You don’t fire 21 bullets at someone until you truly mean to kill them and leave nothing to chance.
The killing of NIA Deputy Superintendent of Police Mohammed Tanzil in his home town of Bijnor in Uttar Pradesh just a few days after the departure of the Pakistan JIT from Pathankot must be seen as suspicious. Why was he so dramatically eliminated, and what did he know that frightened some people so much that they would go to this extent?
The phrase ‘he was investigating the terrorist attack on the air base’ does not particularly clarify the depth of his involvement.
There is a sinister possibility that the well co-ordinated attack and the targeting of officer was done to send a message to the National Investigation Agency: we can get to you.
Add to the killing the fact that the wife and child were also targeted as they returned from a wedding, which indicates that the killers meant business and were intent on sending out a very strong signal.
That is why there is the need to investigate this murder with immediacy. Such rage and yet, such meticulous planning could indicate that this is only the first link in a planned series of attacks on our security personnel. In that case, the perpetrators have to be tracked and caught and the effort has to be made an immediate priority. In the interim period, protection to vulnerable individuals in the NIA and other agencies has to be intensified. It is better to over-react than be sorry afterwards.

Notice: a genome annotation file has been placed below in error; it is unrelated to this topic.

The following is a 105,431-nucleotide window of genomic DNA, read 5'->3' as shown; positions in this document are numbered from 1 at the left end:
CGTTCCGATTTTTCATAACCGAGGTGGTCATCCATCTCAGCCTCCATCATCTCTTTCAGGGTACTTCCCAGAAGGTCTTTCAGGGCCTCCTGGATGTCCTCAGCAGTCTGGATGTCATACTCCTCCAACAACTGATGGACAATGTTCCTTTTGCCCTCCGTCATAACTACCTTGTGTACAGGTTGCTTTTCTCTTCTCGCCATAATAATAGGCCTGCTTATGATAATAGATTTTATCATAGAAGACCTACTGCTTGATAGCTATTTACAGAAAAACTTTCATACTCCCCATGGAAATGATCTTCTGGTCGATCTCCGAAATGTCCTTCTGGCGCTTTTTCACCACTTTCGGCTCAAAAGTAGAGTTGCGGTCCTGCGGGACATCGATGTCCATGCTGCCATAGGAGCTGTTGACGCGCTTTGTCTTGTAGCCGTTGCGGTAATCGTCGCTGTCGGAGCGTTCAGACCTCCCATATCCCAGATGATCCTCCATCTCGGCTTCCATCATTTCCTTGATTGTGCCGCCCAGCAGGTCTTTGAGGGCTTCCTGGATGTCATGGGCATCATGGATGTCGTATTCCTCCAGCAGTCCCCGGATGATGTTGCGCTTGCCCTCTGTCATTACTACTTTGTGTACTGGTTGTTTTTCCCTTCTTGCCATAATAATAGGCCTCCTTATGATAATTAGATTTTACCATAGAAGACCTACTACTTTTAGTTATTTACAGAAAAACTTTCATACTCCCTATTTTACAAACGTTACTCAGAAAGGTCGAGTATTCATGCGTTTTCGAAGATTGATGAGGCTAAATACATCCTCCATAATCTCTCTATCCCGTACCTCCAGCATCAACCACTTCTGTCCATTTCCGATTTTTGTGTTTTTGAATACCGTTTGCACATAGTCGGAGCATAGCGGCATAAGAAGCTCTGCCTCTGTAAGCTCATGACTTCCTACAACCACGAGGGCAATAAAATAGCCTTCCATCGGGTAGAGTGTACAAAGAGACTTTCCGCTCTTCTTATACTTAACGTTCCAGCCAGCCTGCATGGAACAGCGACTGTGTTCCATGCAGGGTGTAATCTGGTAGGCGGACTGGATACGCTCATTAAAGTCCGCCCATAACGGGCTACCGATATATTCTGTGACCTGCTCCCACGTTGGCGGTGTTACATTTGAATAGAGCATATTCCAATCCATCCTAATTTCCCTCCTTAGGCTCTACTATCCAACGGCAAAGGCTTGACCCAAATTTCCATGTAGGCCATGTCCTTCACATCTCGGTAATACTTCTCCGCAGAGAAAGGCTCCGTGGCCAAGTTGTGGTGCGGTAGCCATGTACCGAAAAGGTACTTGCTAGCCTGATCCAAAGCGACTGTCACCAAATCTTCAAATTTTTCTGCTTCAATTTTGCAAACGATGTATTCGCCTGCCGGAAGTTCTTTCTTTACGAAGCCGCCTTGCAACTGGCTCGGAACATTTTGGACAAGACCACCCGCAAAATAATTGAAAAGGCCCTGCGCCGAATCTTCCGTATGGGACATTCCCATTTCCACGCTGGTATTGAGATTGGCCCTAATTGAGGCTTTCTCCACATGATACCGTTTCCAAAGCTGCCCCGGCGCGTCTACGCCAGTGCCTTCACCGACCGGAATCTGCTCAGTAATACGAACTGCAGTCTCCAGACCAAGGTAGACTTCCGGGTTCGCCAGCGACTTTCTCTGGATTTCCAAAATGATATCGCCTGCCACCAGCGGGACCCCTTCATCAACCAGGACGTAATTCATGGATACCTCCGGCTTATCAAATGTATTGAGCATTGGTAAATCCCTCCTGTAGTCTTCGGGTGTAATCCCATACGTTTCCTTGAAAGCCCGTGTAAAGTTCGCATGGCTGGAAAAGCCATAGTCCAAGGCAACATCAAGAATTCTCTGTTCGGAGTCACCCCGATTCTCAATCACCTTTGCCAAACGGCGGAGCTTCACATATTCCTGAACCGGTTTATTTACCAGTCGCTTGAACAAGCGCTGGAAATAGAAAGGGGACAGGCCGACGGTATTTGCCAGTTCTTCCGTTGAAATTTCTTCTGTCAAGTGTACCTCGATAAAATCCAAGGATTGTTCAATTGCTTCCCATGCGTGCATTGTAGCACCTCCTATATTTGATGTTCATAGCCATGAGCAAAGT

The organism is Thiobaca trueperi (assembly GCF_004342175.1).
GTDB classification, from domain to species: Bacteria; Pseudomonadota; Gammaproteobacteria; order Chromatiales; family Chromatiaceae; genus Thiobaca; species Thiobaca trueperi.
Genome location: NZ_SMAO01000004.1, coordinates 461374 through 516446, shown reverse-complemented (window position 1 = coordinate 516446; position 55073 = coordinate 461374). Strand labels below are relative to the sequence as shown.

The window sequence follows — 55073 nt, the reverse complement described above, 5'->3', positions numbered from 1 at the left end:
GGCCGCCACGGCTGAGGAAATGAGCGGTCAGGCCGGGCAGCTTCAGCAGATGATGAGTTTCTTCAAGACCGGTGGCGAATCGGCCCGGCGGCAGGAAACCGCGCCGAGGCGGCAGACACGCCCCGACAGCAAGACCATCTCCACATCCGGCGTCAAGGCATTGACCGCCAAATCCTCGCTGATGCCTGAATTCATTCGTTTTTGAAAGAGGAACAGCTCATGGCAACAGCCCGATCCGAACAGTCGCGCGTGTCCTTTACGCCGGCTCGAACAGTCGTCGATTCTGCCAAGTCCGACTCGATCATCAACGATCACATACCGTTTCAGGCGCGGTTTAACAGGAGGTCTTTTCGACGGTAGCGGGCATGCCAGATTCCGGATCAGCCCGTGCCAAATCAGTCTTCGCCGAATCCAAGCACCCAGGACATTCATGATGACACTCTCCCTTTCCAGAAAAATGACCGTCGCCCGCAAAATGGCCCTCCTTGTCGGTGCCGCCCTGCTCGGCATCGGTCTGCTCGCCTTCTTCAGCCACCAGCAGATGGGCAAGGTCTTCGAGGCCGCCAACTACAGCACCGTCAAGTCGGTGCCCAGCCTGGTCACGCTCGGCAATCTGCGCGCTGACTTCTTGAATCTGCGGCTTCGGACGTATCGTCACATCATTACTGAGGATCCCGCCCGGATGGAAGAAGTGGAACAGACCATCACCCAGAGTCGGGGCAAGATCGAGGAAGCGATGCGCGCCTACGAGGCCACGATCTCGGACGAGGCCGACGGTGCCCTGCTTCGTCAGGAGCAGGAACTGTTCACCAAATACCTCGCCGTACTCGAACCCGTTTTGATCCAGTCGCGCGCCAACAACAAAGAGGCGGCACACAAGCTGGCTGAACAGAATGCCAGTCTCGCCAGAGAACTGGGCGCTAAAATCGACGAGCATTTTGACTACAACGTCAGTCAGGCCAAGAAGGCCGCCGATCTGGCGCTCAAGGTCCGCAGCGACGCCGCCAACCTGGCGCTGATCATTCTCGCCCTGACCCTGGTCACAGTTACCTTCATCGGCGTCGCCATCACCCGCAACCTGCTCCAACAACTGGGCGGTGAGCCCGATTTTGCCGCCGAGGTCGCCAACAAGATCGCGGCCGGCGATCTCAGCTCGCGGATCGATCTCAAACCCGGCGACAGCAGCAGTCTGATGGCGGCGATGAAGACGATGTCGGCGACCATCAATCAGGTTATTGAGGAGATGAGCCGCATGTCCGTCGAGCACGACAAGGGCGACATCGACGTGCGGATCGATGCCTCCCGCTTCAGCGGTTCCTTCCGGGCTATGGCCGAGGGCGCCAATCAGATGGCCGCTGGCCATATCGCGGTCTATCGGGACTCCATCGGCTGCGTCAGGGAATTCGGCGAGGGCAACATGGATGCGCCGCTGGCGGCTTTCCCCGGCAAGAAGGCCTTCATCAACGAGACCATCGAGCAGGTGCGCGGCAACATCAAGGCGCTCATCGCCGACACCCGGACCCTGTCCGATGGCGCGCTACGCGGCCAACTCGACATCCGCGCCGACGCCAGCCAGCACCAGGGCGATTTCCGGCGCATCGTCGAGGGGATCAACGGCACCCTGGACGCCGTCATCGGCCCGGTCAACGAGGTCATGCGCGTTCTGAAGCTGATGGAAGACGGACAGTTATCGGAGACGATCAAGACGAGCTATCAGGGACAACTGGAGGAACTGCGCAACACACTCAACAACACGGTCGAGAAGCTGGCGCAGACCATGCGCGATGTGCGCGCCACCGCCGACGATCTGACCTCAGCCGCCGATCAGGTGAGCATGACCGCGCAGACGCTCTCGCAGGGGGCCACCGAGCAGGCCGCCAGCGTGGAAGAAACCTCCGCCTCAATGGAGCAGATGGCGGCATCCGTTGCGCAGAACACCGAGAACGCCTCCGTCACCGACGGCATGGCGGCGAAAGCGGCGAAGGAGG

There are only two other possibilities for the way this brutal scenario has played out. In our country, disputes over land, love, caste and religion, our concept of dishonor and money can also trigger a response of such calculated bloodletting. If Mohammed Tanzil had an enemy locally and there was a dispute and somebody ‘wronged’ was getting even, that has to be scrutinized. This angle cannot be ignored. If there is nothing of the sort, then the Pathankot connection is a strong possibility, and it has national ramifications. It indicates the presence of an organised cell.
The only other relatively absurd possibility is that someone wanted to make the Modi government look bad-- like really baaaad--for having allowed the team from Pakistan to saunter about for five days.
Suffice it to say that the Indian government, Modi aside, has a mountain of evidence and does not have to answer to anyone for a mere courtesy it extended. However, the claim that the invitation to the Pakistan investigating team to visit Pathankot now has blood on its corners puts the government squarely on the backfoot.
In capsule, the claim would be, "See, you guys needlessly invited Pakistan over and now one of the investigating officers has been murdered." Who is responsible? Somebody has to answer.
Coincidence? Only if you believe in such things.
Published Date: Apr 03, 2016 15:29 PM | Updated Date: Apr 03, 2016 15:29 PM